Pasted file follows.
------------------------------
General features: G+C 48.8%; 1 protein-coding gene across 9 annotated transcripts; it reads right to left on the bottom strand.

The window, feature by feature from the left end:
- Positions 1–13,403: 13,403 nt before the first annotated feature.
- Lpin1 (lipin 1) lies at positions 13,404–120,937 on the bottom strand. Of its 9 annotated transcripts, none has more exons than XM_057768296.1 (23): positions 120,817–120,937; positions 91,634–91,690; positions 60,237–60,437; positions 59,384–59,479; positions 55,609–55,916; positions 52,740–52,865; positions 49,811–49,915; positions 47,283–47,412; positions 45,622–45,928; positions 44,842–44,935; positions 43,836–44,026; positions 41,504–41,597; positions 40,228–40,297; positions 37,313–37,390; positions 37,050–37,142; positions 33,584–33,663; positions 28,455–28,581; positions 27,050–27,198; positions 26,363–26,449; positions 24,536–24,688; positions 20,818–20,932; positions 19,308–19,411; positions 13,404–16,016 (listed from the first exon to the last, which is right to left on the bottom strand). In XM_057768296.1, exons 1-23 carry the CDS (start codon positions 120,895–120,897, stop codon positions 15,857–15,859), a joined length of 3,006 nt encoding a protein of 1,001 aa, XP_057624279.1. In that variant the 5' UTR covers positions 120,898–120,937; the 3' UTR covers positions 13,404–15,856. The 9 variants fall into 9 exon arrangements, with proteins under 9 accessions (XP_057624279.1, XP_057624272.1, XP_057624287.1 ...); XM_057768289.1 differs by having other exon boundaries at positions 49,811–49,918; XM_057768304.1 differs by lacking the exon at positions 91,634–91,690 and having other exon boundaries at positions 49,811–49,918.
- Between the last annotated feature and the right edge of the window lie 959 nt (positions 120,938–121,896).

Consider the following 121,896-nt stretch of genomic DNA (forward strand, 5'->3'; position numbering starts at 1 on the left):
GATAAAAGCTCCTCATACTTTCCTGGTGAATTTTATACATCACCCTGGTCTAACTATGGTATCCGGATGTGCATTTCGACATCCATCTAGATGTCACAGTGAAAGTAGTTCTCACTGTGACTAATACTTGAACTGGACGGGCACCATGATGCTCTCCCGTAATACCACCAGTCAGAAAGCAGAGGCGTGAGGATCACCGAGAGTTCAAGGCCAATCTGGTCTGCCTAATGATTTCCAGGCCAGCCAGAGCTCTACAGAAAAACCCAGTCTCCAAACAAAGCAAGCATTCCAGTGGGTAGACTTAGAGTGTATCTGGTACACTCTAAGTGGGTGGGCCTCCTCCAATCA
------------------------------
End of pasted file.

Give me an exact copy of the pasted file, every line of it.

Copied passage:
General features: G+C 48.8%; 1 protein-coding gene across 9 annotated transcripts; it reads right to left on the bottom strand.

The window, feature by feature from the left end:
- Positions 1–13,403: 13,403 nt before the first annotated feature.
- Lpin1 (lipin 1) lies at positions 13,404–120,937 on the bottom strand. Of its 9 annotated transcripts, none has more exons than XM_057768296.1 (23): positions 120,817–120,937; positions 91,634–91,690; positions 60,237–60,437; positions 59,384–59,479; positions 55,609–55,916; positions 52,740–52,865; positions 49,811–49,915; positions 47,283–47,412; positions 45,622–45,928; positions 44,842–44,935; positions 43,836–44,026; positions 41,504–41,597; positions 40,228–40,297; positions 37,313–37,390; positions 37,050–37,142; positions 33,584–33,663; positions 28,455–28,581; positions 27,050–27,198; positions 26,363–26,449; positions 24,536–24,688; positions 20,818–20,932; positions 19,308–19,411; positions 13,404–16,016 (listed from the first exon to the last, which is right to left on the bottom strand). In XM_057768296.1, exons 1-23 carry the CDS (start codon positions 120,895–120,897, stop codon positions 15,857–15,859), a joined length of 3,006 nt encoding a protein of 1,001 aa, XP_057624279.1. In that variant the 5' UTR covers positions 120,898–120,937; the 3' UTR covers positions 13,404–15,856. The 9 variants fall into 9 exon arrangements, with proteins under 9 accessions (XP_057624279.1, XP_057624272.1, XP_057624287.1 ...); XM_057768289.1 differs by having other exon boundaries at positions 49,811–49,918; XM_057768304.1 differs by lacking the exon at positions 91,634–91,690 and having other exon boundaries at positions 49,811–49,918.
- Between the last annotated feature and the right edge of the window lie 959 nt (positions 120,938–121,896).

Consider the following 121,896-nt stretch of genomic DNA (forward strand, 5'->3'; position numbering starts at 1 on the left):
GATAAAAGCTCCTCATACTTTCCTGGTGAATTTTATACATCACCCTGGTCTAACTATGGTATCCGGATGTGCATTTCGACATCCATCTAGATGTCACAGTGAAAGTAGTTCTCACTGTGACTAATACTTGAACTGGACGGGCACCATGATGCTCTCCCGTAATACCACCAGTCAGAAAGCAGAGGCGTGAGGATCACCGAGAGTTCAAGGCCAATCTGGTCTGCCTAATGATTTCCAGGCCAGCCAGAGCTCTACAGAAAAACCCAGTCTCCAAACAAAGCAAGCATTCCAGTGGGTAGACTTAGAGTGTATCTGGTACACTCTAAGTGGGTGGGCCTCCTCCAATCA